Your kidneys are 2 bean-shaped organs that make urine (pee), balance your body’s water and mineral levels, and filter waste out of your blood.
The Urinary Tract
What is renal vein thrombosis?
Renal vein thrombosis is a blood clot in the renal vein, which is the main vein that carries blood away from your kidneys.
Renal vein thrombosis can cause kidney damage
One or both of your kidneys may be affected
Symptoms include pain in the chest, back, and hips, and urinating (peeing) less
Doctors have you take medicine to break down the clot
What causes renal vein thrombosis?
Renal vein thrombosis is usually caused by:
Other causes include:
What are the symptoms of renal vein thrombosis?
You usually don't have any symptoms unless you get kidney failure. Symptoms of kidney failure include:
Feeling weak and tired
Feeling sick to your stomach
Being less hungry than usual
Feeling sleepy or confused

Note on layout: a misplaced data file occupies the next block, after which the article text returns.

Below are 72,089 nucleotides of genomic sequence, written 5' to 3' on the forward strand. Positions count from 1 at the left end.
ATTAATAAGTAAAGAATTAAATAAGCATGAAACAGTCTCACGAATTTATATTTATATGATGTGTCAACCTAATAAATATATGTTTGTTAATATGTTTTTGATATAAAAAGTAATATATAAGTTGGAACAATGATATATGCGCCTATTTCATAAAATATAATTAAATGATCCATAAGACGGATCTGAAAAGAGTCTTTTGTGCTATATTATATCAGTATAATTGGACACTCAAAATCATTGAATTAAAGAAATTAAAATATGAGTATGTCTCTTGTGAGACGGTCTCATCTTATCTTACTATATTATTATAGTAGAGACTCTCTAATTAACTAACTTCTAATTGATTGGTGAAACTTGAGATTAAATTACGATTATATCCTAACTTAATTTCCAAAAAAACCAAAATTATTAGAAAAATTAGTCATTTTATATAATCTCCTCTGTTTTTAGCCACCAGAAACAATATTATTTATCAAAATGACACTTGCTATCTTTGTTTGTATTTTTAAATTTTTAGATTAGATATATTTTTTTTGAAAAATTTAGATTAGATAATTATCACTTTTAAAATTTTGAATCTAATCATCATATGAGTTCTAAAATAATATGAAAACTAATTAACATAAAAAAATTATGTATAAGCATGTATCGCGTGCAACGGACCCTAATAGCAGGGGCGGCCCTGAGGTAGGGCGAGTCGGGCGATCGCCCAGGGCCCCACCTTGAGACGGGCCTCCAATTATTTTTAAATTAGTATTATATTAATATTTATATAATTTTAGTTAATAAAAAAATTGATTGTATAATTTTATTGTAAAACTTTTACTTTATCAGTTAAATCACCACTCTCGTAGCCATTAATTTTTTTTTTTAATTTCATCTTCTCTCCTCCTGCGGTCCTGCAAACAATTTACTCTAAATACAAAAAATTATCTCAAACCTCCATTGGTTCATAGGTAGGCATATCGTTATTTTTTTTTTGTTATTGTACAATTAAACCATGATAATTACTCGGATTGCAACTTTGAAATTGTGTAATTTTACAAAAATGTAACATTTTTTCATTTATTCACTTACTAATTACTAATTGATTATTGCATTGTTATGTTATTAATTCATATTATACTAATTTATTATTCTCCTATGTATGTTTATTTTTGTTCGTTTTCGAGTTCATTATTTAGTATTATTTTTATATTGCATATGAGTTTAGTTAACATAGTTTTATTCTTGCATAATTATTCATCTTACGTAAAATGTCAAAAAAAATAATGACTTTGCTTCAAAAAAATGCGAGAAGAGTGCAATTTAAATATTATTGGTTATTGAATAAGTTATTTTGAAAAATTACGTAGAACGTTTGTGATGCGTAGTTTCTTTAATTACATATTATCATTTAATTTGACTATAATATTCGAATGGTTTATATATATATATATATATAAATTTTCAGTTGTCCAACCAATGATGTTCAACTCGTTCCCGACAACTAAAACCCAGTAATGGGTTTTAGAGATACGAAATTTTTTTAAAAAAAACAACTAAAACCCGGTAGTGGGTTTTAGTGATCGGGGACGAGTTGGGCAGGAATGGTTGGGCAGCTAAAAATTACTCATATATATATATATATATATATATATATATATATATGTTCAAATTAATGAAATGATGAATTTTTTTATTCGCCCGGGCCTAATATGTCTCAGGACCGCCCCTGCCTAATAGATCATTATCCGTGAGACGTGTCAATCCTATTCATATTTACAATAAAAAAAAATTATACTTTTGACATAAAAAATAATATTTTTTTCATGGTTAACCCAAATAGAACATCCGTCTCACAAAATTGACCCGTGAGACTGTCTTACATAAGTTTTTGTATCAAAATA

If the thrombosis was caused by a general increase in blood clotting, you may have symptoms of blood clots in other organs, such as in your:
Lungs: Chest pain and shortness of breath
Brain: Symptoms of a stroke, such as weakness and confusion
Legs: Swelling and pain in a leg
How can doctors tell if I have renal vein thrombosis?
To find out if you have renal vein thrombosis, doctors may do:
Magnetic resonance angiography (a type of MRI that focuses on your blood vessels)
Computed tomography angiography (a type of CT scan that focuses on your blood vessels)
Doctors will also do blood and urine tests to look for signs of kidney damage and for other causes of thrombosis.
How do doctors treat renal vein thrombosis?
Doctors treat whatever caused the renal vein thrombosis. They'll usually also give you:
Anticoagulants (blood-thinning medicine)
Sometimes they'll remove the clot from the kidney vein using a catheter or give you drugs that can break down the clot.